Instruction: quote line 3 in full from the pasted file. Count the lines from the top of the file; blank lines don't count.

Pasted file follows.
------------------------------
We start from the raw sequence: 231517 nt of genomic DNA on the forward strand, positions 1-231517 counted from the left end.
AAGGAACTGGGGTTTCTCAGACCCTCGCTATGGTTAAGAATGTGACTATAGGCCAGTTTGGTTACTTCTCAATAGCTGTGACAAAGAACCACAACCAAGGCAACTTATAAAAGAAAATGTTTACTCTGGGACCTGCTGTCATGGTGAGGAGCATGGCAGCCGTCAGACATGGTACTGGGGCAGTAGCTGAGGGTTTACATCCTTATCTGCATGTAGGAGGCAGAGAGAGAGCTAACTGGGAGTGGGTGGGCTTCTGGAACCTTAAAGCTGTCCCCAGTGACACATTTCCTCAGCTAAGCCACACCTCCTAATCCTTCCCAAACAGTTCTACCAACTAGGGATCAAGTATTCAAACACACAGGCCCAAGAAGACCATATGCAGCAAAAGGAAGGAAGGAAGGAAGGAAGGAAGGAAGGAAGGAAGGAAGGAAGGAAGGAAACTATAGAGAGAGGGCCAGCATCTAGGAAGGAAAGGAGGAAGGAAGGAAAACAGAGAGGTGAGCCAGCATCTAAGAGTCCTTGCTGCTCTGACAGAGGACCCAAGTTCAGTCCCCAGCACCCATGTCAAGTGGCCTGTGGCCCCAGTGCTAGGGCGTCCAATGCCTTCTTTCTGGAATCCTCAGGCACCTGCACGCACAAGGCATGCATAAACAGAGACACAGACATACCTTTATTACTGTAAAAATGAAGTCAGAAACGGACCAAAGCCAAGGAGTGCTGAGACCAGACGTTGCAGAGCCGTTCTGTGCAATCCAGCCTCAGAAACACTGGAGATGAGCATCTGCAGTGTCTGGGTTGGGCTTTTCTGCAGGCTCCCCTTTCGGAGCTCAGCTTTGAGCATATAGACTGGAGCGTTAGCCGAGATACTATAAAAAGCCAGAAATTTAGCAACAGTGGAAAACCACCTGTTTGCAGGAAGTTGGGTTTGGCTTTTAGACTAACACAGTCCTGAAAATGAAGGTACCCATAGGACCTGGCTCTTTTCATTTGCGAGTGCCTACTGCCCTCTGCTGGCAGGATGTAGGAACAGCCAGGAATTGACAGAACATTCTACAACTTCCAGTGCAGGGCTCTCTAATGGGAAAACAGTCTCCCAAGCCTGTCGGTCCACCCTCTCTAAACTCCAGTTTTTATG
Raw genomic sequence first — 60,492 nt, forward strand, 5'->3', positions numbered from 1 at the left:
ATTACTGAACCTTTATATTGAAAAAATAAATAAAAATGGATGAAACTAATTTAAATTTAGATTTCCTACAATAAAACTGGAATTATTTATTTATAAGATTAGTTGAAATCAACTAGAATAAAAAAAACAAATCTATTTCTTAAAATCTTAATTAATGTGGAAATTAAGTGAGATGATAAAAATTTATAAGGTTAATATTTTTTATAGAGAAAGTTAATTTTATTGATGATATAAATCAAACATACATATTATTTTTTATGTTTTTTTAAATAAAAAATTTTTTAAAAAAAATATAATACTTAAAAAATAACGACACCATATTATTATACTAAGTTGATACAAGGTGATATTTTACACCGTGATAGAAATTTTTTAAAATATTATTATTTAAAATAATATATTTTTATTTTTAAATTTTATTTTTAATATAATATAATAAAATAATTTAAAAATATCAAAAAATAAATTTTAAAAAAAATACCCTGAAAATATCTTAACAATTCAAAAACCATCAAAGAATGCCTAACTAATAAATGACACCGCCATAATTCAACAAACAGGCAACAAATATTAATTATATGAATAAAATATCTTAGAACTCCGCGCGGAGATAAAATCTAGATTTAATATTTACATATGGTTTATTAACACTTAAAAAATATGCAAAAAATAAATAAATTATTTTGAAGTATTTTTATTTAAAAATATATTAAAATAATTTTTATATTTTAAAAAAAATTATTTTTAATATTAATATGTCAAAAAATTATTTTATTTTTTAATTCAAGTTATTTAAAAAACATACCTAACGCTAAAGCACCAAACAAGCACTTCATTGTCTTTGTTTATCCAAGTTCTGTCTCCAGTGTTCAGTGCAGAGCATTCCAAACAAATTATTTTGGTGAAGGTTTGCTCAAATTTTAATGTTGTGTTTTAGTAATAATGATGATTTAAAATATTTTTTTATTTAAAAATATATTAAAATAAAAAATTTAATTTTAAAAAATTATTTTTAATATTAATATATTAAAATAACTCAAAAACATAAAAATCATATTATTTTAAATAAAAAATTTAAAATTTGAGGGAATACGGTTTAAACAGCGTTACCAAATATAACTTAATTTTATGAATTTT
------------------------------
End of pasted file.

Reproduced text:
Raw genomic sequence first — 60,492 nt, forward strand, 5'->3', positions numbered from 1 at the left: